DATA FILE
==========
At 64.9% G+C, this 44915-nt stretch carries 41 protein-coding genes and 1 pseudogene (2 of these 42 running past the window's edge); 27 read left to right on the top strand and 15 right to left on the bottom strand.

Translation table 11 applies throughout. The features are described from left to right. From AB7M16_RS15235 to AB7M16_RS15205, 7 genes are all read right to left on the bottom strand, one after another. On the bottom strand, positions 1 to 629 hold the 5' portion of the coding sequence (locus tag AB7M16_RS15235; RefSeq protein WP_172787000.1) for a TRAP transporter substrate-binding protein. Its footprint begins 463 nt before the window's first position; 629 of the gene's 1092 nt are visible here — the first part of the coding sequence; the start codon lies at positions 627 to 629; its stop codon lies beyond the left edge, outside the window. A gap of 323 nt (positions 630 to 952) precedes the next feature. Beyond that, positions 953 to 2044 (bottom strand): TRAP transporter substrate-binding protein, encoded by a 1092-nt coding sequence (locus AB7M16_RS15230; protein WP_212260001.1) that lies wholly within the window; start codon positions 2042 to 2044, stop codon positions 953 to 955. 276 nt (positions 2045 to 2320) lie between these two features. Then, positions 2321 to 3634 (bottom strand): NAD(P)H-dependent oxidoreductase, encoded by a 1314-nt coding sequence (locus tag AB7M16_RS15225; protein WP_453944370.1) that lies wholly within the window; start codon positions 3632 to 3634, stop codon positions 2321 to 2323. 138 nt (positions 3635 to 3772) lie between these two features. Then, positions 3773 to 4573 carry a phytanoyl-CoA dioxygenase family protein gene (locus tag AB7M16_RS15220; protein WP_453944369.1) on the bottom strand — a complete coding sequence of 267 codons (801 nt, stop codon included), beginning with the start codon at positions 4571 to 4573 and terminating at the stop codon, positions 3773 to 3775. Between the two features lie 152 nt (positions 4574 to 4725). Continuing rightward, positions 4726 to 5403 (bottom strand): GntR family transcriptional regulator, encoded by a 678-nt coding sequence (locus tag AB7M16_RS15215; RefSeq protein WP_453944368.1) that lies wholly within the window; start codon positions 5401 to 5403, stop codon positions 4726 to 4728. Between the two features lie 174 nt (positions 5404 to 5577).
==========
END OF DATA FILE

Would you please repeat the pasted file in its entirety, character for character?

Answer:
At 64.9% G+C, this 44915-nt stretch carries 41 protein-coding genes and 1 pseudogene (2 of these 42 running past the window's edge); 27 read left to right on the top strand and 15 right to left on the bottom strand.

Translation table 11 applies throughout. The features are described from left to right. From AB7M16_RS15235 to AB7M16_RS15205, 7 genes are all read right to left on the bottom strand, one after another. On the bottom strand, positions 1 to 629 hold the 5' portion of the coding sequence (locus tag AB7M16_RS15235; RefSeq protein WP_172787000.1) for a TRAP transporter substrate-binding protein. Its footprint begins 463 nt before the window's first position; 629 of the gene's 1092 nt are visible here — the first part of the coding sequence; the start codon lies at positions 627 to 629; its stop codon lies beyond the left edge, outside the window. A gap of 323 nt (positions 630 to 952) precedes the next feature. Beyond that, positions 953 to 2044 (bottom strand): TRAP transporter substrate-binding protein, encoded by a 1092-nt coding sequence (locus AB7M16_RS15230; protein WP_212260001.1) that lies wholly within the window; start codon positions 2042 to 2044, stop codon positions 953 to 955. 276 nt (positions 2045 to 2320) lie between these two features. Then, positions 2321 to 3634 (bottom strand): NAD(P)H-dependent oxidoreductase, encoded by a 1314-nt coding sequence (locus tag AB7M16_RS15225; protein WP_453944370.1) that lies wholly within the window; start codon positions 3632 to 3634, stop codon positions 2321 to 2323. 138 nt (positions 3635 to 3772) lie between these two features. Then, positions 3773 to 4573 carry a phytanoyl-CoA dioxygenase family protein gene (locus tag AB7M16_RS15220; protein WP_453944369.1) on the bottom strand — a complete coding sequence of 267 codons (801 nt, stop codon included), beginning with the start codon at positions 4571 to 4573 and terminating at the stop codon, positions 3773 to 3775. Between the two features lie 152 nt (positions 4574 to 4725). Continuing rightward, positions 4726 to 5403 (bottom strand): GntR family transcriptional regulator, encoded by a 678-nt coding sequence (locus tag AB7M16_RS15215; RefSeq protein WP_453944368.1) that lies wholly within the window; start codon positions 5401 to 5403, stop codon positions 4726 to 4728. Between the two features lie 174 nt (positions 5404 to 5577).